Posted On October 23, 2013 by Print This Post

Using Scrivener to Save the Cat by Pat Haggerty

pat_haggertyOdds are, you’ve heard of Scrivener, even if you haven’t tried it. You’ve probably also read the late Blake Snyder‘s classic guide for writers, SAVE THE CAT. RU’s tech wizard Pat Haggerty shares his unique perspective on the two at Romance University today.

Have you ever attended a class on writing theory or story structure and for whatever reason, the content meshed into your writers brain in that “Damn, I can’t wait to get out of here and put that to work” kind of way? Well that’s the way it was for me when I was at RWA Nationals earlier this year and went to the, Save the Cat! workshop taught by Jessica Brody. It was on the schedule at the same time as a couple of sessions I didn’t need and one that I didn’t want, and I really attended it just to have something to do before the workshop that came after.

Boy, was I pleasantly surprised. And that’s saying something, because I’m an organic writer (pantster) and usually I think of most writing techniques are like good fertilizer: you toss them into the mental mix to help your brain work as it forms the story, but you don’t bring them to the front of your mind or you’ll become too wrapped up in the details of the particular theory and lose the story.

Does that even make sense? I hope so.

Save the Cat! (STC) is mostly a story structure methodology pined by Blake Snyder and designed for screenwriters. Wait, did you just say screenwriters? Yes, I said screenwriters. It’s detailed in Blake’s book, Save the Cat and extended in his followup Save the Cat Strikes Back. Though designed with the screenwriter in mind, STC offers a myriad of excellent insights for anyone wanting to create a compelling story, written or visual.

Oh, did I mention that I’m a geek? Yea, I’m that friend that you’d call if your printer quit printing or you couldn’t get online. When my parish priest lost two years of pictures because he accidentally erased the only copy from the memory card in his camera (head-desk), he called me. You want to hear something funny, listen to phone message left by an 80yr old Irish Catholic priest named Mike regarding files accidentally deleted from the flash card for his camera.

So the night after Jessica gave her great STC workshop at RWA nationals, I went back to my room, fired up my Apple Air, and opened the best editor for writers I’ve ever seen: Scrivener. Then I wondered, “How can Scrivener help with save the cat?”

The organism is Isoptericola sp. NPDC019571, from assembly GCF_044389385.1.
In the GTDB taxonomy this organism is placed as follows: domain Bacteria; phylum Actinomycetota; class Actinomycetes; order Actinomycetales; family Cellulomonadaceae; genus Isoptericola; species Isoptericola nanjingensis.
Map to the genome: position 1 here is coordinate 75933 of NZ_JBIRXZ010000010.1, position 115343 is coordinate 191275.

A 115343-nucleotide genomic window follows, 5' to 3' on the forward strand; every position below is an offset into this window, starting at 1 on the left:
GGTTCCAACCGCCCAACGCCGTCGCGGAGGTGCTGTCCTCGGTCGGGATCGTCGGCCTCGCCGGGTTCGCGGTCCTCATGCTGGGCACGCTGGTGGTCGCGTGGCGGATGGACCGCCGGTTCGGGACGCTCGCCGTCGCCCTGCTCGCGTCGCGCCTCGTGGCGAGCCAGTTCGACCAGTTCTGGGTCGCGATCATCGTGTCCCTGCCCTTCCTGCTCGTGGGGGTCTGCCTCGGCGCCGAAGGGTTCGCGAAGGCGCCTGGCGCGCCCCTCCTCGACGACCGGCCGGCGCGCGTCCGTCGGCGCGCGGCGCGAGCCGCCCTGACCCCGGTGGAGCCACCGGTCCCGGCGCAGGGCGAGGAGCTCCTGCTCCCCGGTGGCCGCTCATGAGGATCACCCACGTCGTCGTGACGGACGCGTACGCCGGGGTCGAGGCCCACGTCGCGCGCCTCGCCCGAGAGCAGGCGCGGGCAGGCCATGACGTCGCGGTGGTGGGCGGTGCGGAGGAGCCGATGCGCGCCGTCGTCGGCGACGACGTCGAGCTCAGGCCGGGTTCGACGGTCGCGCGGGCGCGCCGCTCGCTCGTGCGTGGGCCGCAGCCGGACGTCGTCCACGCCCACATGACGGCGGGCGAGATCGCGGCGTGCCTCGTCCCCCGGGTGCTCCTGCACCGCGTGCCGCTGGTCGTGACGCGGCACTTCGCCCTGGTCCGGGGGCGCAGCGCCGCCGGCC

In STC you start with your logline; that one “What is it and what’s it about” sentence that sums up your whole story. Since you want to be able to review your logline at any point in your writing (even though it might change over time) a great place for it is in Scrivener’s “Project Notes” section. “Project Notes” sit at the bottom of the inspector pane on the right side of the Scrivener interface.

If you don’t see the inspector, open it by pressing the big I at the top right corner of your interface. At the bottom of the inspector are some buttons and the leftmost, when selected, will display the Notes section in the inspector. If the notes section reads, “Document Notes” click on the heading and select the Project Notes option.

Logline in Project Notes

Note: That’s the logline for my WIP today. When I started a couple of months ago it read, “Man gives up the priesthood to find Gods greatest gift, love.” Needless to say, my story has changed a bit as it has evolved. That’s ok. As your focus changes, so does your logline.

Once you know what you’re writing, even if it is from the 20,000ft view, you think a bit about whom your writing. What’s your protagonist like? Antagonist? Support characters? If you’re like me and you’re going to meet most of these people as the story evolves that’s fine, but even I have some idea about the key players before I start. Scrivener has a built in character sketch that you can use and you can modify its template any way you like to make it work best for you.

Character Sketchs in Binder

After the whom planning, it’s time to lay in the story structure. At its heart STC follows a three act, 15 beat layout that combines the best elements of character arc and plotting. The structure goes like this:

1. Opening image: This that first part of the first scene that grabs the reader and leaves them saying to themselves, “This is going to be good.” It might give us a glimpse of the hero or the setting but more than anything it makes the reader want to keep reading. This is Eve Dallas waking up from a dream that left her shaking just 6 hours after having killed a man or the Jack Reacher what opens with, “Suicide bombers are easy to spot. They give out all kinds of telltale signs.”